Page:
What I have Learned Living in Nanjing as of 11/3/2013
I have been living in Nanjing for almost two and a half months. A wonderful city that features the best of Chinese history and modernization efforts, Nanjing is the perfect learning environment for an intermediate mandarin speaker. Before coming to study here there was one thing that worried me. Before I continue, I would like to take a moment to introduce my background. I am a fifth generation Japanese-American originally from Hawaii. As someone whose appearance very strongly resembles an ethnic Han Chinese person, I often receive puzzled looks and quizzical stares when stumbling through sentences with native Chinese speakers. I can confidently make the claim that every time I go out in Nanjing, whether it’s coffee or a cab ride, the following interaction takes place: After fumbling through a sentence in Chinese and/or a “ting bu dong” the person I am talking to will question my nationality. American, but this answer is never good enough since Americans can ONLY be white Caucasians (kidding), which ultimately leads to a question that I used to dread more than anything. If you aren’t Chinese, what is your ethnicity? I used to lie. Thai, Filipino, anything but the truth, since the truth would only turn this quick conversation sour.
For those unfamiliar with modern Chinese history, Nanjing is the site of the Nanjing Massacre, a devastating invasion that has stained relations between Japan and China for the past seventy five years. On December 13th, 1937 the Imperial Japanese Army marched from Shanghai into the former Chinese capital of Nanjing. Over the course of 6 weeks, hundreds of thousands of Chinese soldiers and civilians were mercilessly raped and killed by Japanese forces. The Japanese occupied Nanjing for the next 8 years, where many more Chinese perished. Those who survived lived in fear of their ruthless oppressors. The brutality of the war crimes committed by the Japanese almost 75 years ago paired with the many important members of the contemporary government denying such war crimes a major contributing factor to existing tension between the two countries.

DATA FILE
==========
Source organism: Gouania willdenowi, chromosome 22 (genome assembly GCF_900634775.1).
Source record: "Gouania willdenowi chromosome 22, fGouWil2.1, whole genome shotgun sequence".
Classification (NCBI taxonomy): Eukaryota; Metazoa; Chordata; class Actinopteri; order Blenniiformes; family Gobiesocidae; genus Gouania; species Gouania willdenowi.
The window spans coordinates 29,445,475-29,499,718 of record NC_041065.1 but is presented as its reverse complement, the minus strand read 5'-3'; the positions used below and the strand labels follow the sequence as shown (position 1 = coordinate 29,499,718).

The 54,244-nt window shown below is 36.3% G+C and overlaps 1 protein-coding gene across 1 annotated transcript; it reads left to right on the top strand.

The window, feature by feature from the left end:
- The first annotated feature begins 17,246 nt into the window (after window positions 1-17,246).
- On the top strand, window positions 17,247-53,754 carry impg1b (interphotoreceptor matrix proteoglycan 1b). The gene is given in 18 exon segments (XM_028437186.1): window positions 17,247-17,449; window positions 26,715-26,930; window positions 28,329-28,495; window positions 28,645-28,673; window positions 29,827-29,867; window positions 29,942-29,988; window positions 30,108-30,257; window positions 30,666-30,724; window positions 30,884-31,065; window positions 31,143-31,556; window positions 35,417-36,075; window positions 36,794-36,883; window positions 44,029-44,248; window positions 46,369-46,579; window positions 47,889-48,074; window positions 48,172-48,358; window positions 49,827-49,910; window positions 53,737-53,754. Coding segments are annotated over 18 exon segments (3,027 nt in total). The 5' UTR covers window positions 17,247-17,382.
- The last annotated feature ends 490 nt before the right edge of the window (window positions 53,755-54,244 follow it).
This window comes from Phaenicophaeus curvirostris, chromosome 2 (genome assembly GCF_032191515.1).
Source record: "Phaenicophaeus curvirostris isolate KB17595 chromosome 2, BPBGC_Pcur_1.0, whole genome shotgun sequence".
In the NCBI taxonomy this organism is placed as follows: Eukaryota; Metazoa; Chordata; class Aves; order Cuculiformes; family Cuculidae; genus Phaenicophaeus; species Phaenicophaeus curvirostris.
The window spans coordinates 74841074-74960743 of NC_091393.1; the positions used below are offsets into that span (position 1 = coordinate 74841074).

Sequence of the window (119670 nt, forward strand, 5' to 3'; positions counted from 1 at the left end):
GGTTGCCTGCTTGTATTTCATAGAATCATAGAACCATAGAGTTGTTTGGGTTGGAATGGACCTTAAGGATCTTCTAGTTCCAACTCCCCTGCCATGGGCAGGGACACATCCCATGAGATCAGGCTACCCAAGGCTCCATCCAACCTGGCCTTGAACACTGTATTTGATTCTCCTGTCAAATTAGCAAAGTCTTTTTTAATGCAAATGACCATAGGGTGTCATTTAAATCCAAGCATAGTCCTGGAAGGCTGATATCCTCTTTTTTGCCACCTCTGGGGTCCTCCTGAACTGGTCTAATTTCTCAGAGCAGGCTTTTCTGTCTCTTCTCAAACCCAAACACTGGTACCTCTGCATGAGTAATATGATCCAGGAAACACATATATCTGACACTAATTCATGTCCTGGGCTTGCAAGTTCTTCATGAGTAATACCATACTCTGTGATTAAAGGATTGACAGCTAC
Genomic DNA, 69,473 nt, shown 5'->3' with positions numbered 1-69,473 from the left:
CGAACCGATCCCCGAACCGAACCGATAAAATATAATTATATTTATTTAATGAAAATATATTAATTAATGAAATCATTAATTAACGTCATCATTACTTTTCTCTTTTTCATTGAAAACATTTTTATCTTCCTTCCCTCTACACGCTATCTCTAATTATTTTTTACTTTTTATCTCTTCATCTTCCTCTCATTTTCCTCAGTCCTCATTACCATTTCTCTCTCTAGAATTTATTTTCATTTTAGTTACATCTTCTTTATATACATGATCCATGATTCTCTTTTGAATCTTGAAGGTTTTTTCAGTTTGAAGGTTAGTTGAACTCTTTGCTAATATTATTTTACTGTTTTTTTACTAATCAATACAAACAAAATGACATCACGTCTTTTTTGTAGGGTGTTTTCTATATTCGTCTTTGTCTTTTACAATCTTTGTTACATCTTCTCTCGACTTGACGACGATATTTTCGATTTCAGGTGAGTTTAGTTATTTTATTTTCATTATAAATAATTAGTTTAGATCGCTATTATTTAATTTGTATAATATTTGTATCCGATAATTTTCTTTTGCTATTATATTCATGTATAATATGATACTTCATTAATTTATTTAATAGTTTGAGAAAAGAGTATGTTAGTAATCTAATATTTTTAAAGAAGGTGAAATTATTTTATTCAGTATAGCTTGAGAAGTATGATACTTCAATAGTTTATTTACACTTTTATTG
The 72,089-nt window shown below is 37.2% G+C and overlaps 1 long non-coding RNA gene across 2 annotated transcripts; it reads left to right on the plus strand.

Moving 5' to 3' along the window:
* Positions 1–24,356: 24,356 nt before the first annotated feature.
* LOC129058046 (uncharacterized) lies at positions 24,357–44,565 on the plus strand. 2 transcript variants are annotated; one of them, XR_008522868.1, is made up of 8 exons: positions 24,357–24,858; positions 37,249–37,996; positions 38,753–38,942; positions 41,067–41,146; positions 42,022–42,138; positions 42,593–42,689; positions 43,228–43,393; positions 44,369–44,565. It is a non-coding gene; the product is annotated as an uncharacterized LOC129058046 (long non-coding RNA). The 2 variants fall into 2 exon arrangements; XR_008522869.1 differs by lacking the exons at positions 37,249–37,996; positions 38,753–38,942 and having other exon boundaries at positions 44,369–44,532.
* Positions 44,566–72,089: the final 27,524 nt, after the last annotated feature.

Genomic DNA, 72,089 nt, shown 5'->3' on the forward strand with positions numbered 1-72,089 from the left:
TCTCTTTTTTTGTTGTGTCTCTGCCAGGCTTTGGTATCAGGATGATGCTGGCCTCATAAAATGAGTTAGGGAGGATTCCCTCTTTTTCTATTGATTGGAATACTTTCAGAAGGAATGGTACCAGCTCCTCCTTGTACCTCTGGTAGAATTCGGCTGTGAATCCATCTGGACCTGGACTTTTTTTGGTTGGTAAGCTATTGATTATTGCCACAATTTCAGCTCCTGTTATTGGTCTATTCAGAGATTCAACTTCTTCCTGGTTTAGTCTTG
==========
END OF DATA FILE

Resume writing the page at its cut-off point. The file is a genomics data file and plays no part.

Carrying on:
Visiting the Nanjing Massacre Memorial Hall, it was very clear that the Nanjing Massacre is still fresh on many people’s minds. Survivors who witnessed the horrors of the massacre are still alive today to give their accounts of “Japanese devils” destroying their homes and families. Walking around the Memorial Hall seeing the horrifying pictures, graphic descriptions, and videos of survivors giving their descriptions, I was entranced peculiar sensation. It began with shame. Shame that I shared the same bloodline as the villains who destroyed so much of China. I can’t quite answer why I felt this way, especially since I am a fifth generation American whose family was in Hawaii long before the 1930’s and WWII. But if anybody in the museum knew my dirty little secret, I felt that I would be the target of loathing and disgust.
It took me a few days, maybe even a week to clear my head and make sense of the feelings I experienced in the Memorial Hall. It finally struck me that there is absolutely no reason that I should feel inclined to hide my ethnicity or feel ashamed of whom I am. I have no responsibility in what happened 75 years ago and I do not deny the events that happened in Nanjing. If the natives of Nanjing found me charming as a Thai-American girl, why wouldn’t they be able to find me charming as a Japanese-American? While I believe the former is true, I understand this can be difficult for some. No matter where you go in the world, you will encounter people who refuse to open their minds to something contrary to what they believe. So be it, I am here to talk to anyone that is willing to listen. If people have formed a predisposed opinion that anyone with Japanese blood is terrible and untrustworthy, I want to be here to change their minds. Just as the people of China educate me through their language and culture, I want to be here to educate them in acceptance of individual character over racial stereotypes. Living in Nanjing, I learned to be confident of who I am as an individual and accept the consequences of p: a Japanese-American with a very strong affinity towards Chinese culture.